This weekend, we went to let our roosters out to free range and found that my favorite rooster, Noodle, had passed away over night. I adored this sweet feathery Cream Legbar boy. It is hard to lose an animal that you raised from being a fluffy little chick into a spunky rooster. Plus, because he had been unwell a few times, I spent more one on one time taking care of him compared to my other chickens. At one point, he would just sleep in my lap while I typed or streamed on Twitch for The Flow Arts Institute.
I know that for some people, a rooster is just a farm animal. Yet, farm animal or not, our family deeply respects the lives of our animals on our urban homestead. Noodle was a great protector of the flock and a gentle rooster to our kids and we were so thankful for that.
I purchased Noodle along with two cream leg bar pullets & a white sapphire rooster chick from a local chicken breeder almost a year and a half ago. I had been so worried that all of the Cream Legbar chicks would be gone because they can be a little hard to find locally unless you order them from a hatchery online. Supporting a local hatchery and not sending chicks through the postal service was way more up my alley.
These chicks were my second batch of babies that I wanted to add onto my current flock that was in its awkward teenage stage. Noodle was a pretty laid back chick for a rooster. Both of my other roosters were full of sass and spice as babies, but Noodle was as laid back as it gets.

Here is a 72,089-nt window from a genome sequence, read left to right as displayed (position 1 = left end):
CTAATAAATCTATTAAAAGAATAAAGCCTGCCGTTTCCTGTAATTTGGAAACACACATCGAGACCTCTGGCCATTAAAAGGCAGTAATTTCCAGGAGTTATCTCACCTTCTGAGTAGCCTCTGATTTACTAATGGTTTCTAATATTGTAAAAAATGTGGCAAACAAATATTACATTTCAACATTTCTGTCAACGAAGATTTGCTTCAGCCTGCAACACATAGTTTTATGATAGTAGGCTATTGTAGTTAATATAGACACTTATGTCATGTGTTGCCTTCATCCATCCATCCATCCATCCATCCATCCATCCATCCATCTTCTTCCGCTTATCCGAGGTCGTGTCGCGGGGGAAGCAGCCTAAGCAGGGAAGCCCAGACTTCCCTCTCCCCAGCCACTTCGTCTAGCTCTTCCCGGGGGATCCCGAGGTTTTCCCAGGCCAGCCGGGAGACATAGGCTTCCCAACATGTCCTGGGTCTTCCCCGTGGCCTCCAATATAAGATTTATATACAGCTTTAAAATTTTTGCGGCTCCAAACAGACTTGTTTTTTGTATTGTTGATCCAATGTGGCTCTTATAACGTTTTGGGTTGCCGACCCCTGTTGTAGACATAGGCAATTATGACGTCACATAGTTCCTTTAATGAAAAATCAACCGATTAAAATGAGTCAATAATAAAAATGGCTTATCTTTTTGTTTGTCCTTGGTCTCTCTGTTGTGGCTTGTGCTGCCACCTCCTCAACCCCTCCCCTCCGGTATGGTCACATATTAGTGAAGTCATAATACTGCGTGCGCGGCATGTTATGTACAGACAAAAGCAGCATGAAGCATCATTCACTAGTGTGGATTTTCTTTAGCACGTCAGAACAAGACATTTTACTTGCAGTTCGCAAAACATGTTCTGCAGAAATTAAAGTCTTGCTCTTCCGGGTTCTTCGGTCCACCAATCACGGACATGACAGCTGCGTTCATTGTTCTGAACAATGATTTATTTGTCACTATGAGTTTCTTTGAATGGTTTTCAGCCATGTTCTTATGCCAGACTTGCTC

Cream Legbar chickens are a pretty fascinating breed which is why I wanted to bring them onto our urban homestead. I am a huge biology nerd and prior to becoming a birth worker and urban homestead I worked for the US Forest Service and was earning my Wildlife and Conservation Biology Degree. The Cream Legbar chicken is so cool to me because the British geneticist, Reginald Punnet created the Cream Legbar chicken! That’s right, the same Punnet of the Punnet Square for genetics! He mad sure that this chicken breed carried the ‘Barred Gene’ that way they could be auto-sexed as chicks. Not only do they have a cool history stemming from a geneticist, both the Roosters and Hens are very pretty and lay blue eggs!
Cream Legbar Roosters typically average 7.5lbs according to Murray McMurry Hatchery but Noodle was smaller than some of my hens. I think he may have been smaller because of a congenital issue. The females I raised along with him are fantastic and great size. They are some of my best layers even. Yet Noodle was smaller and seemingly became unwell often. Last winter he stayed inside our home in an old rabbit cage so I could nurse him back to health when he suddenly could not stand anymore and had an issue with his crop. I was able to get him back to 100% and he returned to the flock. I think whatever issue he was having last year is what may have claimed him this year.
Turning the chickens out to free range will not feel the same for the next couple of weeks. I will miss this beautiful rooster boy parading around the yard with his girls. He was absolutely gorgeous and friendly. You’ll be missed sweet Noodle boy.